Draugen review

But the mystery of the disappearing Norwegian fishermen isn’t why we’re here. It’s a cool side story that helps drive the game along, but the main story is all about Edward himself. You see, Edward is what you’d call an “unreliable narrator,” meaning his version of the truth isn’t, well, all that reliable. It’s not that he’s a liar, just that he isn’t all there. At some point, you start doubting whether the stuff happening on screen is really happening, or is it all in Edward’s head.

Unfortunately, Draugen doesn’t do anything interesting with its story. It’s still good, with the right amount of tension and discovery, but I was expecting more elements of psychological and existential horror. Instead, the game continues to hint something unsettling is going on right around the corner, just to end with a feeble twist and doesn’t pay off in any significant way. The story ends up feeling like a teaser for a much larger narrative we’ll probably never get to experience.

Follow Alice

While the story is lacking in substance, it is full to the brim with dialogue, specifically with Lisse, your companion. Lissie isn’t your typical AI companion: She feels and often acts as a separate entity from the player, exploring on her own, shouting when she spots something cool and generally being her own person. She’s free-spirited, curious and brave – qualities Edward is scared to show, which means a lot of the times she’s the one pushing and guiding the player forward.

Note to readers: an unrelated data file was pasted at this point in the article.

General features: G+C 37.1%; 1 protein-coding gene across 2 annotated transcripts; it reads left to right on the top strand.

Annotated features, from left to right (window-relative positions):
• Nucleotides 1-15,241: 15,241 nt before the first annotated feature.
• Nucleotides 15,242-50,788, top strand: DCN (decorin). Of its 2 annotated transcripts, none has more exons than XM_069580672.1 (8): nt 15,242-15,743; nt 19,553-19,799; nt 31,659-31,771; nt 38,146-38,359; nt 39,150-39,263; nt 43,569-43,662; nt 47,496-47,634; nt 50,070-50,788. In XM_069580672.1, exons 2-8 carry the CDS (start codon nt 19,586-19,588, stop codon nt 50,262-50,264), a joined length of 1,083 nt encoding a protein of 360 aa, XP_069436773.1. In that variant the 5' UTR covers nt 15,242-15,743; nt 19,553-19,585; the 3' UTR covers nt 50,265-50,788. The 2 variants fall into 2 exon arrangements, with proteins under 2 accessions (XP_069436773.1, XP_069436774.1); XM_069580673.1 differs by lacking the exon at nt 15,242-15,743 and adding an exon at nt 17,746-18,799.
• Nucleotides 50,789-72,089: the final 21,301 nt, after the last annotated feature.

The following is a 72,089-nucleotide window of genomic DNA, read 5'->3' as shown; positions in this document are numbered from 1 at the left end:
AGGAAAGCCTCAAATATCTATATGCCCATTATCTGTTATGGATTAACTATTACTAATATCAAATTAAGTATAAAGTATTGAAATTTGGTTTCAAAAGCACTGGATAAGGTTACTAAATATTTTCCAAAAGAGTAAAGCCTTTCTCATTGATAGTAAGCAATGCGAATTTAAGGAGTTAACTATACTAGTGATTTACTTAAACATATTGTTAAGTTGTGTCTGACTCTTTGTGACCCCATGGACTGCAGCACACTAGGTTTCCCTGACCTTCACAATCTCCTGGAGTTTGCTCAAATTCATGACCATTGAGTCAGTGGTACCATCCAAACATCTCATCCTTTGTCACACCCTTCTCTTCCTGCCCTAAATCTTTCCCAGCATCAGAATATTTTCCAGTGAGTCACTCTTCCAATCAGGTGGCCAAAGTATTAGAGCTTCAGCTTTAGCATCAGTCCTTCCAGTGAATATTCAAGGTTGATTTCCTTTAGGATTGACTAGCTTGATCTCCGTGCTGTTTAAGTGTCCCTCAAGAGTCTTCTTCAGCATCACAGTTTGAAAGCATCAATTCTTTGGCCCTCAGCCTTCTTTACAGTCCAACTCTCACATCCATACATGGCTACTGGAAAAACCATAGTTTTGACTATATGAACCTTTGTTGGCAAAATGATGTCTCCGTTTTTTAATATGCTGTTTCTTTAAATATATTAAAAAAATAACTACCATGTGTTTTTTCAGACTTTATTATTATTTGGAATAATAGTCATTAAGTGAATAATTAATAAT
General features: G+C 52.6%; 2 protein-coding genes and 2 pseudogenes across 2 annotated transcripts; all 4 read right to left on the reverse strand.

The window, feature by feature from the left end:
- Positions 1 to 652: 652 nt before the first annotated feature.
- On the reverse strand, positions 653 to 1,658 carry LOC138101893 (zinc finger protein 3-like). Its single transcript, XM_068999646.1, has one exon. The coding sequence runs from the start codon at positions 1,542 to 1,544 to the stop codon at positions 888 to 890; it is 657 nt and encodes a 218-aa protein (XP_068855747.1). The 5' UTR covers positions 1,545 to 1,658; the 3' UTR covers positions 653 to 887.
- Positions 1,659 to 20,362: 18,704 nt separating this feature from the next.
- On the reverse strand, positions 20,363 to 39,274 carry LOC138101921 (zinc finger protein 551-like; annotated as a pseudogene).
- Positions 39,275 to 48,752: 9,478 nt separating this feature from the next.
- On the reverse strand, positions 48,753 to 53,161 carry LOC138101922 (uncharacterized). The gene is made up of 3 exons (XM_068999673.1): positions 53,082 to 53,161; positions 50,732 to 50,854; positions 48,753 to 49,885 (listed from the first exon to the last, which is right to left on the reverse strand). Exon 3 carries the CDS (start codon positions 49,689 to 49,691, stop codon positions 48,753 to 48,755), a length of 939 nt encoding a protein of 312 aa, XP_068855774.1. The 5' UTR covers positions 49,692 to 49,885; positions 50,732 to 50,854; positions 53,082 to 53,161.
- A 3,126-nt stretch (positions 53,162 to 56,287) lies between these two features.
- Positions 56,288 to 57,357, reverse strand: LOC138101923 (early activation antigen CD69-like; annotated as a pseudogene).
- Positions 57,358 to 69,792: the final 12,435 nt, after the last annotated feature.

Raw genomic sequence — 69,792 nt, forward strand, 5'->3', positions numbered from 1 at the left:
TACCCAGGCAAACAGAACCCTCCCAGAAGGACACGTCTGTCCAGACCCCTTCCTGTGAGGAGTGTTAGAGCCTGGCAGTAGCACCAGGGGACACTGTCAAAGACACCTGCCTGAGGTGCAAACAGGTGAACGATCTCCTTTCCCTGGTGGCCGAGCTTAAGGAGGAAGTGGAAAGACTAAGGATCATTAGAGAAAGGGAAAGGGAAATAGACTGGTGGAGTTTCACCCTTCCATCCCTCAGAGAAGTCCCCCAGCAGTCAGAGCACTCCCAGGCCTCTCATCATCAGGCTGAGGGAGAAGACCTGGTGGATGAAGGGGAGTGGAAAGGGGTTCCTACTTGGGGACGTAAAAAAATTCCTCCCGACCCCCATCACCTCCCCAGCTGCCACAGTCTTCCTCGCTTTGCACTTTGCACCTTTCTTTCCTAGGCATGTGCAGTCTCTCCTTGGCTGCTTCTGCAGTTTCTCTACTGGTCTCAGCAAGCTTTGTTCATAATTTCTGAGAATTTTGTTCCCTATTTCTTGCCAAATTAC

Lissie up in a tree

While sometimes she will literally point you towards an important location or item, most of Lissie’s guidance is done through dialogue. Everything you can interact with prompt a conversation between Edward and Alice, about the village, the people who used to live there, or Edward’s sister.